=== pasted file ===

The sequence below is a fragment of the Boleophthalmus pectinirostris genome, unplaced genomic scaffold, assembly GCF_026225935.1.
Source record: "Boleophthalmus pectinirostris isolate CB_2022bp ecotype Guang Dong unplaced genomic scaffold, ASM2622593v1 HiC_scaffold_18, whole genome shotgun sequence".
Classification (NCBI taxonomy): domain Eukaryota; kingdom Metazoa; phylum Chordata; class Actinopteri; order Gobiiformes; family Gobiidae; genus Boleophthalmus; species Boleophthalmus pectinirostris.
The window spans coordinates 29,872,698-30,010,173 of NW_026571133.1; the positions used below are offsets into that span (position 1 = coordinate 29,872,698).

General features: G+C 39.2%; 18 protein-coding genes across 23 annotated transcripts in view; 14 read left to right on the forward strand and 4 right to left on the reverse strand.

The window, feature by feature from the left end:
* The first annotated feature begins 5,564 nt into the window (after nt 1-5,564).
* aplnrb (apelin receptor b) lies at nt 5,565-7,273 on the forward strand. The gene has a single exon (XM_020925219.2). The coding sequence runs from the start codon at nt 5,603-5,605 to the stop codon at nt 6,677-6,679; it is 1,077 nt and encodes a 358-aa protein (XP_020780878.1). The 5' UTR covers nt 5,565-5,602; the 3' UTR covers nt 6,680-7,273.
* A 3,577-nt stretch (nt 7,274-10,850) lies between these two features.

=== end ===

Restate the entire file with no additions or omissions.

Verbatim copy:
The sequence below is a fragment of the Boleophthalmus pectinirostris genome, unplaced genomic scaffold, assembly GCF_026225935.1.
Source record: "Boleophthalmus pectinirostris isolate CB_2022bp ecotype Guang Dong unplaced genomic scaffold, ASM2622593v1 HiC_scaffold_18, whole genome shotgun sequence".
Classification (NCBI taxonomy): domain Eukaryota; kingdom Metazoa; phylum Chordata; class Actinopteri; order Gobiiformes; family Gobiidae; genus Boleophthalmus; species Boleophthalmus pectinirostris.
The window spans coordinates 29,872,698-30,010,173 of NW_026571133.1; the positions used below are offsets into that span (position 1 = coordinate 29,872,698).

General features: G+C 39.2%; 18 protein-coding genes across 23 annotated transcripts in view; 14 read left to right on the forward strand and 4 right to left on the reverse strand.

The window, feature by feature from the left end:
* The first annotated feature begins 5,564 nt into the window (after nt 1-5,564).
* aplnrb (apelin receptor b) lies at nt 5,565-7,273 on the forward strand. The gene has a single exon (XM_020925219.2). The coding sequence runs from the start codon at nt 5,603-5,605 to the stop codon at nt 6,677-6,679; it is 1,077 nt and encodes a 358-aa protein (XP_020780878.1). The 5' UTR covers nt 5,565-5,602; the 3' UTR covers nt 6,680-7,273.
* A 3,577-nt stretch (nt 7,274-10,850) lies between these two features.